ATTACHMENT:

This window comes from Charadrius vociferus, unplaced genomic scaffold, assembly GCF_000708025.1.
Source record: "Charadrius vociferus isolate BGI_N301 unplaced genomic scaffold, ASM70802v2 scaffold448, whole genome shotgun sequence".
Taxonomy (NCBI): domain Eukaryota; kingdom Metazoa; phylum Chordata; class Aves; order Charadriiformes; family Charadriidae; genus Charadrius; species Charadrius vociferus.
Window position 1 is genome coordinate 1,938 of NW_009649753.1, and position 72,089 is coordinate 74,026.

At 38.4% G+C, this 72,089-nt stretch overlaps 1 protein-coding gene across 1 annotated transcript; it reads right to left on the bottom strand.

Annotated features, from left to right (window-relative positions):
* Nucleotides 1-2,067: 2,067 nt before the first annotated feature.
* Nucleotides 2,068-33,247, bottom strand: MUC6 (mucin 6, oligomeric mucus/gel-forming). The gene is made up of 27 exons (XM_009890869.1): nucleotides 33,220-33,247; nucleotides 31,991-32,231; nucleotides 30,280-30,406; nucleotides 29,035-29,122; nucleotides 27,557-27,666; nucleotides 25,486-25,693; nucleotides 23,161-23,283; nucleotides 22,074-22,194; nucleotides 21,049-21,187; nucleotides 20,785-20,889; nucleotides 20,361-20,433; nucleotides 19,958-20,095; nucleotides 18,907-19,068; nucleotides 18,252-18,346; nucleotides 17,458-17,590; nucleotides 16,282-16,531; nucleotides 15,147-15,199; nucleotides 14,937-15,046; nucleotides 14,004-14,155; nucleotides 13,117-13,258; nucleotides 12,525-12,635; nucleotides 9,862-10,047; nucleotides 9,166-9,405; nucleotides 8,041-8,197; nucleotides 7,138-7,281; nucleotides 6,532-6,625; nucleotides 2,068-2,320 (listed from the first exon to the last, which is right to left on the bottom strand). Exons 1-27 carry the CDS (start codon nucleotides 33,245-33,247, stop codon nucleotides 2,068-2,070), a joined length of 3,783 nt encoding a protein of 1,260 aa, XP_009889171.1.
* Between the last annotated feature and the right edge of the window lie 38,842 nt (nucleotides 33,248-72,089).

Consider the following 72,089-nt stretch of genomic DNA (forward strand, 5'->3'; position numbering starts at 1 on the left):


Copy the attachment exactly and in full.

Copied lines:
This window comes from Charadrius vociferus, unplaced genomic scaffold, assembly GCF_000708025.1.
Source record: "Charadrius vociferus isolate BGI_N301 unplaced genomic scaffold, ASM70802v2 scaffold448, whole genome shotgun sequence".
Taxonomy (NCBI): domain Eukaryota; kingdom Metazoa; phylum Chordata; class Aves; order Charadriiformes; family Charadriidae; genus Charadrius; species Charadrius vociferus.
Window position 1 is genome coordinate 1,938 of NW_009649753.1, and position 72,089 is coordinate 74,026.

At 38.4% G+C, this 72,089-nt stretch overlaps 1 protein-coding gene across 1 annotated transcript; it reads right to left on the bottom strand.

Annotated features, from left to right (window-relative positions):
* Nucleotides 1-2,067: 2,067 nt before the first annotated feature.
* Nucleotides 2,068-33,247, bottom strand: MUC6 (mucin 6, oligomeric mucus/gel-forming). The gene is made up of 27 exons (XM_009890869.1): nucleotides 33,220-33,247; nucleotides 31,991-32,231; nucleotides 30,280-30,406; nucleotides 29,035-29,122; nucleotides 27,557-27,666; nucleotides 25,486-25,693; nucleotides 23,161-23,283; nucleotides 22,074-22,194; nucleotides 21,049-21,187; nucleotides 20,785-20,889; nucleotides 20,361-20,433; nucleotides 19,958-20,095; nucleotides 18,907-19,068; nucleotides 18,252-18,346; nucleotides 17,458-17,590; nucleotides 16,282-16,531; nucleotides 15,147-15,199; nucleotides 14,937-15,046; nucleotides 14,004-14,155; nucleotides 13,117-13,258; nucleotides 12,525-12,635; nucleotides 9,862-10,047; nucleotides 9,166-9,405; nucleotides 8,041-8,197; nucleotides 7,138-7,281; nucleotides 6,532-6,625; nucleotides 2,068-2,320 (listed from the first exon to the last, which is right to left on the bottom strand). Exons 1-27 carry the CDS (start codon nucleotides 33,245-33,247, stop codon nucleotides 2,068-2,070), a joined length of 3,783 nt encoding a protein of 1,260 aa, XP_009889171.1.
* Between the last annotated feature and the right edge of the window lie 38,842 nt (nucleotides 33,248-72,089).

Consider the following 72,089-nt stretch of genomic DNA (forward strand, 5'->3'; position numbering starts at 1 on the left):